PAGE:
❖ Formlabs 3D Printer
❖ Sindoh Wox3D Printer
❖ Sense 3D Scanner
❖ Autodesk 123D Catch
Part 1: Designing and Experimenting
The toughest part this week for me was to try and figure out what to design, and to actually make Rhino work. I spent a few hours going through tutorials online again, and decided to try and create a small keychain design that used additive construction per the assignment. I was inspired by some ideas on shapeways, and decided to experiment with geometric shapes that would be put inside one another. The idea I eventually came up with was a keychain that would have a spherical outer structure, and a dice-like structure inside. I would then cut the sphere in a way that would expose the dice structure and thus the designs on the face.
To add some flair to my design I decided to cut holes into the sphere so that one could see its insides, which also would help me "debug" the printing process to prevent the printers from adding support structures inside my sphere and ruining the separation of the two bodies.
The design I put on its face was 江, the chinese character for my last/family name. I took a picture of a callegraphical drawing of the character, converted it into a vector in inkscape, and imported the curves into Rhino. I then engraved the character into 4 sides of the dice.
Part 2: Printing
My first print was attempted on the Sindoh 3DWOX, printed with low resolution (0.05 layer width) just to see how things went. The program was surprisingly intutitive to use and the added support structures seemed to easily be formed without much hassle.
The 3D print came out almost exactly as I expected it. After a few nudges to the inner dice, I could get it to move. The only problem I encountered was the engraving character did not show up very well (or at all), and I guessed it had something to do with the resolution. I decided to give the Formlabs printer a try to see if sterelithograph would do the trick. My first Formlabs print was a quarter size model, and almost completely failed. The bodies were stuck together and the print itself was almost too small to even figure out what was going wrong. The Formlabs program was also a bit more difficult to use in terms of figuring orientation/support structures.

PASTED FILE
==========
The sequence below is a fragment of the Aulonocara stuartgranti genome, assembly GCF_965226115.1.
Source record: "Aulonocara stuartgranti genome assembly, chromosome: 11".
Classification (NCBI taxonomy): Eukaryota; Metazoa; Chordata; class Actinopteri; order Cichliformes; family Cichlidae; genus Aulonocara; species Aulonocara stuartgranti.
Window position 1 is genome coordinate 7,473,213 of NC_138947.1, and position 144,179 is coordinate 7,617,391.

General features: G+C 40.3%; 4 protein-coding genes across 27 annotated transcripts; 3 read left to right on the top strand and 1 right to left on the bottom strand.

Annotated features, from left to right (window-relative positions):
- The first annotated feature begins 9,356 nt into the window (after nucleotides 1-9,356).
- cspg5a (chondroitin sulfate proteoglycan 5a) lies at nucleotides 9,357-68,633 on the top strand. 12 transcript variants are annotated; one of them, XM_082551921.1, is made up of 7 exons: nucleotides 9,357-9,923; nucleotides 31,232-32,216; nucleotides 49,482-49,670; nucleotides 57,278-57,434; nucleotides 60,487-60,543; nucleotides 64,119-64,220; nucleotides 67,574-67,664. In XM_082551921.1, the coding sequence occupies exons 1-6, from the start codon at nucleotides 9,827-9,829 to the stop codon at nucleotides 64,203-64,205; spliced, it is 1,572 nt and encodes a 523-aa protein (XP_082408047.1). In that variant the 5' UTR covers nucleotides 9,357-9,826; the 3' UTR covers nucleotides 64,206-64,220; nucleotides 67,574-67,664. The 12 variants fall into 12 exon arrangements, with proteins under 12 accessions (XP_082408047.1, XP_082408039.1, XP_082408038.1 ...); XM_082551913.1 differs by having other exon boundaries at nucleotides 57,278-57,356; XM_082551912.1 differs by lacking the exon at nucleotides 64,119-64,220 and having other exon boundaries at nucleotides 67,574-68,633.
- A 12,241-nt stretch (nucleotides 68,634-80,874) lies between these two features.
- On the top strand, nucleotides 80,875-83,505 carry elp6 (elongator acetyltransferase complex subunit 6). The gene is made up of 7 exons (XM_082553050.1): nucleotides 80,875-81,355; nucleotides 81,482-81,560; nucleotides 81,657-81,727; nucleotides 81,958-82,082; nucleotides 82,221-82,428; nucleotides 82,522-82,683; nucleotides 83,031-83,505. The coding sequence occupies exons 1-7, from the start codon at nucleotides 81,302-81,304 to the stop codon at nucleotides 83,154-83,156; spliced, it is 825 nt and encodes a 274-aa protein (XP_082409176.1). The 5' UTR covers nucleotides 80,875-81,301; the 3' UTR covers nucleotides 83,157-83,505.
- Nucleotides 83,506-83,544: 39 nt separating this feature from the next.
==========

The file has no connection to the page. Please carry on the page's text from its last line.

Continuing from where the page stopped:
I decided to give the printer another shot and print a larger copy, as well as adding a few design tweaks for structural support given the feedback the Formlabs program had given me on weak spots on my design. On my second run the printer did not work at all, and I figured out that it was because I had left some of the dried resin at the bottom of the resin pile that I should have cleaned before attempting to print. On my third try the print came out shattered at the top. Welp.
I eventually ended up doing a higher resolution reprint on the Sindoh which did turn out great.
Part 3: I need to learn how to save files
I played around a bit with Rhino to try and design some other structures, and eventually came up with an abstract design that I imagined could be a necklace or earring design. Then my computer crashed and I lost the entire file because I hadn't saved :(. At least I caught a picture.
Part 4: Scanning struggles
I decided to mess around with both the Sense 3D and Autodesk 123D Catch programs to try and capture a funny measuring cup I had. Too bad neither program worked. I'm going to try and spend a little more this week on this part of the project and see if I can get a more successful scan.